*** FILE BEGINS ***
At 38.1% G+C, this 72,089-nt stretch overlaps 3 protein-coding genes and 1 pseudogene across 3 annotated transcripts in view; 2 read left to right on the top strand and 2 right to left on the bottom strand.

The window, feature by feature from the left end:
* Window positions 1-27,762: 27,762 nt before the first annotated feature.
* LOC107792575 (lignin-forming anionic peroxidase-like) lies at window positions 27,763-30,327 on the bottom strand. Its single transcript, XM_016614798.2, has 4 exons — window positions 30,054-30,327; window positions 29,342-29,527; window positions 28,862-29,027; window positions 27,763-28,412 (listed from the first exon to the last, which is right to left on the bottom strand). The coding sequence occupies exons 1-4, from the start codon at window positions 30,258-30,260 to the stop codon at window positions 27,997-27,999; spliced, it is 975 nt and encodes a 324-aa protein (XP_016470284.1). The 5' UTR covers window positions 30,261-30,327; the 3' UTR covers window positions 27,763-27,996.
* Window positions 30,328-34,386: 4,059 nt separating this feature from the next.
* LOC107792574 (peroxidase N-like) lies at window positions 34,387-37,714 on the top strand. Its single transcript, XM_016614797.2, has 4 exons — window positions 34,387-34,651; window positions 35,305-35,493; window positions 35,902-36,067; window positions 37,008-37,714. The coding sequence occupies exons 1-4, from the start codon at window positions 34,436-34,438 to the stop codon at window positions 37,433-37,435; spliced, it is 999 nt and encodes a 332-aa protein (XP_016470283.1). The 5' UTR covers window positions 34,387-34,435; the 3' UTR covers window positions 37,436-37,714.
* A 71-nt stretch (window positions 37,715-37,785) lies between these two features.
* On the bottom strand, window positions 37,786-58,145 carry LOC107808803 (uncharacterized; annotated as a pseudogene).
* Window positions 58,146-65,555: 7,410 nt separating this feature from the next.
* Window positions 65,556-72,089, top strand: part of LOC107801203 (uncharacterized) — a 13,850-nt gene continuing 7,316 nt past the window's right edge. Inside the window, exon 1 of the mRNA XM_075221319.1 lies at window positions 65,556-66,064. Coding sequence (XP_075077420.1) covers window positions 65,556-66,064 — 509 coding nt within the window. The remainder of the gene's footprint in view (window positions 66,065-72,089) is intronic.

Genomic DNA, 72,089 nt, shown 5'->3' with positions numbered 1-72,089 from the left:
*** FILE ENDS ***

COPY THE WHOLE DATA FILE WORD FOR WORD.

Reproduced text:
At 38.1% G+C, this 72,089-nt stretch overlaps 3 protein-coding genes and 1 pseudogene across 3 annotated transcripts in view; 2 read left to right on the top strand and 2 right to left on the bottom strand.

The window, feature by feature from the left end:
* Window positions 1-27,762: 27,762 nt before the first annotated feature.
* LOC107792575 (lignin-forming anionic peroxidase-like) lies at window positions 27,763-30,327 on the bottom strand. Its single transcript, XM_016614798.2, has 4 exons — window positions 30,054-30,327; window positions 29,342-29,527; window positions 28,862-29,027; window positions 27,763-28,412 (listed from the first exon to the last, which is right to left on the bottom strand). The coding sequence occupies exons 1-4, from the start codon at window positions 30,258-30,260 to the stop codon at window positions 27,997-27,999; spliced, it is 975 nt and encodes a 324-aa protein (XP_016470284.1). The 5' UTR covers window positions 30,261-30,327; the 3' UTR covers window positions 27,763-27,996.
* Window positions 30,328-34,386: 4,059 nt separating this feature from the next.
* LOC107792574 (peroxidase N-like) lies at window positions 34,387-37,714 on the top strand. Its single transcript, XM_016614797.2, has 4 exons — window positions 34,387-34,651; window positions 35,305-35,493; window positions 35,902-36,067; window positions 37,008-37,714. The coding sequence occupies exons 1-4, from the start codon at window positions 34,436-34,438 to the stop codon at window positions 37,433-37,435; spliced, it is 999 nt and encodes a 332-aa protein (XP_016470283.1). The 5' UTR covers window positions 34,387-34,435; the 3' UTR covers window positions 37,436-37,714.
* A 71-nt stretch (window positions 37,715-37,785) lies between these two features.
* On the bottom strand, window positions 37,786-58,145 carry LOC107808803 (uncharacterized; annotated as a pseudogene).
* Window positions 58,146-65,555: 7,410 nt separating this feature from the next.
* Window positions 65,556-72,089, top strand: part of LOC107801203 (uncharacterized) — a 13,850-nt gene continuing 7,316 nt past the window's right edge. Inside the window, exon 1 of the mRNA XM_075221319.1 lies at window positions 65,556-66,064. Coding sequence (XP_075077420.1) covers window positions 65,556-66,064 — 509 coding nt within the window. The remainder of the gene's footprint in view (window positions 66,065-72,089) is intronic.

Genomic DNA, 72,089 nt, shown 5'->3' with positions numbered 1-72,089 from the left: